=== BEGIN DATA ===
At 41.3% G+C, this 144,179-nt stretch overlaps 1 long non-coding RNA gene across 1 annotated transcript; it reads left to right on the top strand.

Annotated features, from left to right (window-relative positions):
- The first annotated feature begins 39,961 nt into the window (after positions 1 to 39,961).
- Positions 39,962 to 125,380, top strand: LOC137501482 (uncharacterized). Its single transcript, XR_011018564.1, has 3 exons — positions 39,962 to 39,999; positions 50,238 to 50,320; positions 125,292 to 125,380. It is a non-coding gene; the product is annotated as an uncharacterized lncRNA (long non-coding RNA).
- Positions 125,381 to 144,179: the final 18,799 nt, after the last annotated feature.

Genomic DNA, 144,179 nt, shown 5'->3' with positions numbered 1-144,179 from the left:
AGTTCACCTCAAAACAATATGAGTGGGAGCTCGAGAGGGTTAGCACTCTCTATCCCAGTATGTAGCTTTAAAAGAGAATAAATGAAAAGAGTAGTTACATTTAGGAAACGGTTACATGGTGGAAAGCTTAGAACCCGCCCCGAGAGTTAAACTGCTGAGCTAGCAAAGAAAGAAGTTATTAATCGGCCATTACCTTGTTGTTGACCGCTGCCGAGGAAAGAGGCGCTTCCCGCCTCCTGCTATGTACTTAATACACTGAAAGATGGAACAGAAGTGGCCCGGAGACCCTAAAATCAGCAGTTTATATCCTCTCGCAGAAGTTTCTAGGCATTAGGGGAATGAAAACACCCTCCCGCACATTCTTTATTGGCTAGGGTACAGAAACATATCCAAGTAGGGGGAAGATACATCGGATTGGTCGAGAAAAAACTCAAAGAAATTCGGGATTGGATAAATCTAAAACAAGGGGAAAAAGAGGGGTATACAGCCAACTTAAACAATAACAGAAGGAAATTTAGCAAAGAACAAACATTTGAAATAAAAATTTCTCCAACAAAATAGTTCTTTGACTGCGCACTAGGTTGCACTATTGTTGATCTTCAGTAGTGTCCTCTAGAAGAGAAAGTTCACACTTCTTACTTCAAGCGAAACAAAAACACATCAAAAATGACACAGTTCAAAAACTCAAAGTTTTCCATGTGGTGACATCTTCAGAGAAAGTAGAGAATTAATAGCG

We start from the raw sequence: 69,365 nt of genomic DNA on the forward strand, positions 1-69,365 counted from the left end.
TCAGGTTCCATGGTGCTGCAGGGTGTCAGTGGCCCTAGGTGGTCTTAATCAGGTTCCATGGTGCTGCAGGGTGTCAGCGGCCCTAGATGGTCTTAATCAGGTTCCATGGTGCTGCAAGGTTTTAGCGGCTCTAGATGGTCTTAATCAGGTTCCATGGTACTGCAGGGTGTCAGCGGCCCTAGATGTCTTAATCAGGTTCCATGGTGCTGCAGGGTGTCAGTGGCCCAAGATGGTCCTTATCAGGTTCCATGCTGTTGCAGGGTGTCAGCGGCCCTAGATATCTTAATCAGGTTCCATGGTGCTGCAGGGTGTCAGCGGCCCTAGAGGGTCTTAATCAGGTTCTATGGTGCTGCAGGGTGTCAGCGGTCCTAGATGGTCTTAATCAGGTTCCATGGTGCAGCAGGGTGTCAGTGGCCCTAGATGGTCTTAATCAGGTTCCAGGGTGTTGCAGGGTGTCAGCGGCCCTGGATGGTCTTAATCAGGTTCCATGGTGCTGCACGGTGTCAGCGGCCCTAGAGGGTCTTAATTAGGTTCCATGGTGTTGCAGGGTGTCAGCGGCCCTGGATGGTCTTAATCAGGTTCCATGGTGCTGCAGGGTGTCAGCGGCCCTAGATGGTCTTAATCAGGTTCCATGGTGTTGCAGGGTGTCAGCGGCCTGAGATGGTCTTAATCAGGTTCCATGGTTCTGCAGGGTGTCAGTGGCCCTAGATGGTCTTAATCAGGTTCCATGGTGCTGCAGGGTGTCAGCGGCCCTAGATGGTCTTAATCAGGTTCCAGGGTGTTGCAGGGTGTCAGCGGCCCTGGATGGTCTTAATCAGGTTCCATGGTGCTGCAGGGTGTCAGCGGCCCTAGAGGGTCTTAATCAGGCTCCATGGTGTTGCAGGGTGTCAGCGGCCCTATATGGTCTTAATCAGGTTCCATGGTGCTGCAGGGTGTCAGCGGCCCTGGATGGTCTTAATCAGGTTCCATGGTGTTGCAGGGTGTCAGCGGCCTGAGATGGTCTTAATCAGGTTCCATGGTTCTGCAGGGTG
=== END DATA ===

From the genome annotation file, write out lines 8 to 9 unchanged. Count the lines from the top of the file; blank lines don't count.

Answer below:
We start from the raw sequence: 69,365 nt of genomic DNA on the forward strand, positions 1-69,365 counted from the left end.
TCAGGTTCCATGGTGCTGCAGGGTGTCAGTGGCCCTAGGTGGTCTTAATCAGGTTCCATGGTGCTGCAGGGTGTCAGCGGCCCTAGATGGTCTTAATCAGGTTCCATGGTGCTGCAAGGTTTTAGCGGCTCTAGATGGTCTTAATCAGGTTCCATGGTACTGCAGGGTGTCAGCGGCCCTAGATGTCTTAATCAGGTTCCATGGTGCTGCAGGGTGTCAGTGGCCCAAGATGGTCCTTATCAGGTTCCATGCTGTTGCAGGGTGTCAGCGGCCCTAGATATCTTAATCAGGTTCCATGGTGCTGCAGGGTGTCAGCGGCCCTAGAGGGTCTTAATCAGGTTCTATGGTGCTGCAGGGTGTCAGCGGTCCTAGATGGTCTTAATCAGGTTCCATGGTGCAGCAGGGTGTCAGTGGCCCTAGATGGTCTTAATCAGGTTCCAGGGTGTTGCAGGGTGTCAGCGGCCCTGGATGGTCTTAATCAGGTTCCATGGTGCTGCACGGTGTCAGCGGCCCTAGAGGGTCTTAATTAGGTTCCATGGTGTTGCAGGGTGTCAGCGGCCCTGGATGGTCTTAATCAGGTTCCATGGTGCTGCAGGGTGTCAGCGGCCCTAGATGGTCTTAATCAGGTTCCATGGTGTTGCAGGGTGTCAGCGGCCTGAGATGGTCTTAATCAGGTTCCATGGTTCTGCAGGGTGTCAGTGGCCCTAGATGGTCTTAATCAGGTTCCATGGTGCTGCAGGGTGTCAGCGGCCCTAGATGGTCTTAATCAGGTTCCAGGGTGTTGCAGGGTGTCAGCGGCCCTGGATGGTCTTAATCAGGTTCCATGGTGCTGCAGGGTGTCAGCGGCCCTAGAGGGTCTTAATCAGGCTCCATGGTGTTGCAGGGTGTCAGCGGCCCTATATGGTCTTAATCAGGTTCCATGGTGCTGCAGGGTGTCAGCGGCCCTGGATGGTCTTAATCAGGTTCCATGGTGTTGCAGGGTGTCAGCGGCCTGAGATGGTCTTAATCAGGTTCCATGGTTCTGCAGGGTG